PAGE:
As Phish steps into Leg II of summer tour, they will undoubtedly bust out more songs, both old and new, digging deeper into their never-ending catalog. Beginning this process over the early summer, the band exhumed some of their oldest pieces, while also breaking out more elusive, contemporary songs. Between “Fuck Your Face,” “The Connection,” “Alumni Blues” and “Nothing,” Phish touched on their earliest days through their post-hiatus era. But despite the copious bust-outs over Leg I, Phish inexplicably continued to leave two shining gems of their post-hiatus years on the sidelines – “Scents and Subtle Sounds” and ” A Song I Heard the Ocean Sing.”
These two songs, one moving towards the light and one moving toward darkness, provided defining jams of ’03 and ’04, and why Phish consistently ignores them has become baffling. Last year, the band played two versions of “A Song I Heard the Ocean Sing” – both in the first leg of summer. In Knoxville, the band didn’t jam the song, drifting thematically into “Waves,” while Deer Creek was a different story. After a 90-minute lightening-induced setbreak, Phish dropped the song as a heavy opener amidst the storm. Moving into a brief ambient section, the piece showcased one of 3.0’s first creative excursions, and was certainly a step in the right direction. Though it seemed to be gaining momentum, this song hasn’t been heard from again. Phish dropped only one version of “Scents and Subtle Sounds” in 2009, a succinct kick-down to lead off their last set at MSG.
In the first show of Summer 2003, Phish introduced a new blissful jam out of the depths of “Wolfman’s Brother,” and before anyone knew it, “Scents and Subtle Sounds” made a splash on the scene. Working its way into regular rotation and and providing the springboard for two of the tour’s most impressive jams,”Scents” wasted no time becoming a staple of Summer ’03. Opening the third night of Deer Creek with a 20-plus minute jaunt, Phish broke the song wide open. However, the band one-upped themselves a week later in Camden, New Jersey, playing a first-set version that reached into very essence of Phish exploration. Organically building out of the theme, the band built a quintessential post-hiatus masterpiece that still stands the test of time. Segueing in and out of “Scents” in a prominent third-set slot during ’03’s end-of-summer festival, IT, Phish confirmed their passion for their new song.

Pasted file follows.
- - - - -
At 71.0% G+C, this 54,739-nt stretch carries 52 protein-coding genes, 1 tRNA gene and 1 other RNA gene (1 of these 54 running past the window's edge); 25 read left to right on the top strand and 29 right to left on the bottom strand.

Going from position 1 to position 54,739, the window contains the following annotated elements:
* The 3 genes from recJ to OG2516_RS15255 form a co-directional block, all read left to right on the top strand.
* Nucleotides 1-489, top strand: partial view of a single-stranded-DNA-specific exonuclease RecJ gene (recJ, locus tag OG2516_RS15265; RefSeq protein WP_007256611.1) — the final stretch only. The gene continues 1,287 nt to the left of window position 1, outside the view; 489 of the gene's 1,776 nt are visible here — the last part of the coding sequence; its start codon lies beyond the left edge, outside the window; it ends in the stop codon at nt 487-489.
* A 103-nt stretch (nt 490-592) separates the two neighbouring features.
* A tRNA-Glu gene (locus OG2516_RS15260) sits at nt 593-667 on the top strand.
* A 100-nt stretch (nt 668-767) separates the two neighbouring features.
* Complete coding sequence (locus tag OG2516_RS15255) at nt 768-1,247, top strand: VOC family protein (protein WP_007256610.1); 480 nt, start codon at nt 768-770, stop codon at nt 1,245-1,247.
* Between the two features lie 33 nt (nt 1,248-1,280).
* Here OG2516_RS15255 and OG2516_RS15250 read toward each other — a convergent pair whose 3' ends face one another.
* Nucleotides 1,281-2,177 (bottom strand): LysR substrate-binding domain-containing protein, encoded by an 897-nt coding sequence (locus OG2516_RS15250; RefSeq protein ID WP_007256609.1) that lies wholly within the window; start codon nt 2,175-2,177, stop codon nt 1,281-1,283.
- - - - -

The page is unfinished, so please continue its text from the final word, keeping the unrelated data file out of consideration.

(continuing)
One year later, on the brink of Coventry, Phish closed their last conventional show in Camden with another adventure into the void. Favoring darker, ambient textures that reflected the tone of the time, Phish crafted an abstract sonic mural as their last amphitheatre work of art, and their final truly sublime excursion of their “career.”
After a album-version debut of “A Song I Heard the Ocean Sing” debuted during 2004’s opening set at Coney Island, Phish came back two shows later and redefined the song forever. Opening SPAC’s second set on June 19, Phish wove a stunning tale of psychedelia that reached more than one soul-caressing passage. With a jam so perfect that it sounded pre-written, Phish hit the nail directly on the head in their second voyage into darkness deep. In one of SPAC’s crowning moments, Phish threw down the only epic version of the “A Song I Heard the Ocean Sing” before signing off later that summer.
So that brings us to today. Phish has reached far and wide into their song repertoire, and barely touched upon these two pieces that drip all sorts of potential. Some fans posit theories that these songs bring unwelcome memories of a dark era in Trey’s history. Really? Phish has brought “Undermind” into the mix, and routinely play “Seven Below,” “and “46 Days” from that era, while occasionally reverencing Undermind (the album), so I don’t buy the “bad memory theory.” If this was the case, then why did they bring them back at all? Though I have no logical way to explain their absence, there must be something more going on here. No?
The mystery remains why Phish allows two of their most profound jam vehicles to sit in the wings as they continue to bring out every other piece in their songbook. The return of one or both of these pieces to improvisational prominence tops any list of pipe dreams I could write as we inch closer to The Greek. Likely? No, but at this point anything is possible. Maybe I should bring a sign.
Jam of the Day: Leg II Venue History Week
“Tweezer > Fluffhead” 8.1.98 II
A recent SBD leak of the staggering “Tweezer” from Alpine ’98.
DOWNLOAD OF THE DAY:
Dipping into the archives, today we have a catch-all SBD download of the band’s first visit to Telluride, Colorado in 1988. In this one file set, not only is there the classic 8.6.88 show from The Roma, but also partial recordings from three shows earlier shows in the week, as Phish between The Roma and Fly Me To the Moon Saloon due to a booking oversight. Check the setlists below.
7.29.88 The Roma – Partial
Colonel Forbin’s > Mockingbird, I Didn’t Know, Good Times, Bad Times, Rocky Top, Light Up or Leave Me Alone, Contact, Whipping Post, The Ballad of Curtis Loew, Take the ‘A’ Train, McGrupp, Bold As Love
7.30.88 III The Roma
Harpua, Fluffhead, Anarchy, Dear Mrs. Reagan, Terrapin, Antelope E: Fire
8.3.88 III Fly Me To the Moon Saloon
?: Freebird, II: I Know A Little, YEM, Jesus Left Chicago III: Peaches En Regalia, Mike’s > Hydrogen > Fluffhead, Happy Birthday, Harry Hood, Satin Doll, Funky Bitch, Walk Away
8.6.88 The Roma
I: La Grange, YEM > Cities, Take the ‘A’ Train, Funky Bitch, Dinner and a Movie*, Fire
II: Golgi, AC/DC Bag, Satin Doll, BBFCFM, Slave to the Traffic Light*
*track cuts off
All sources are SBD